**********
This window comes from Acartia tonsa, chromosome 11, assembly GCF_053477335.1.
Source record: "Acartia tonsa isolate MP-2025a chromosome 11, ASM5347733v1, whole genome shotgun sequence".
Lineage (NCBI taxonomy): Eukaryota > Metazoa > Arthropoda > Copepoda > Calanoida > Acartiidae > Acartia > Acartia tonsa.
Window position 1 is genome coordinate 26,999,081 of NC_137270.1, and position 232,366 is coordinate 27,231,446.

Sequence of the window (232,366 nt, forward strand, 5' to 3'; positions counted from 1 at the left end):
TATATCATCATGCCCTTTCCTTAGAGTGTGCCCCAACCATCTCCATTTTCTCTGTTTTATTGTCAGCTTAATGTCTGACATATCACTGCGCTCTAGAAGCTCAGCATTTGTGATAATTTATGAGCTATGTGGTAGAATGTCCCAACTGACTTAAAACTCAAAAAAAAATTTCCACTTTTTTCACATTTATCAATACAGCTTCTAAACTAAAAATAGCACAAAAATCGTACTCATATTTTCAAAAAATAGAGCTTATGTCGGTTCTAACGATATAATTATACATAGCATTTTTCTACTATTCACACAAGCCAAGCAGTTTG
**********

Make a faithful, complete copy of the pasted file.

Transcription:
This window comes from Acartia tonsa, chromosome 11, assembly GCF_053477335.1.
Source record: "Acartia tonsa isolate MP-2025a chromosome 11, ASM5347733v1, whole genome shotgun sequence".
Lineage (NCBI taxonomy): Eukaryota > Metazoa > Arthropoda > Copepoda > Calanoida > Acartiidae > Acartia > Acartia tonsa.
Window position 1 is genome coordinate 26,999,081 of NC_137270.1, and position 232,366 is coordinate 27,231,446.

Sequence of the window (232,366 nt, forward strand, 5' to 3'; positions counted from 1 at the left end):
TATATCATCATGCCCTTTCCTTAGAGTGTGCCCCAACCATCTCCATTTTCTCTGTTTTATTGTCAGCTTAATGTCTGACATATCACTGCGCTCTAGAAGCTCAGCATTTGTGATAATTTATGAGCTATGTGGTAGAATGTCCCAACTGACTTAAAACTCAAAAAAAAATTTCCACTTTTTTCACATTTATCAATACAGCTTCTAAACTAAAAATAGCACAAAAATCGTACTCATATTTTCAAAAAATAGAGCTTATGTCGGTTCTAACGATATAATTATACATAGCATTTTTCTACTATTCACACAAGCCAAGCAGTTTG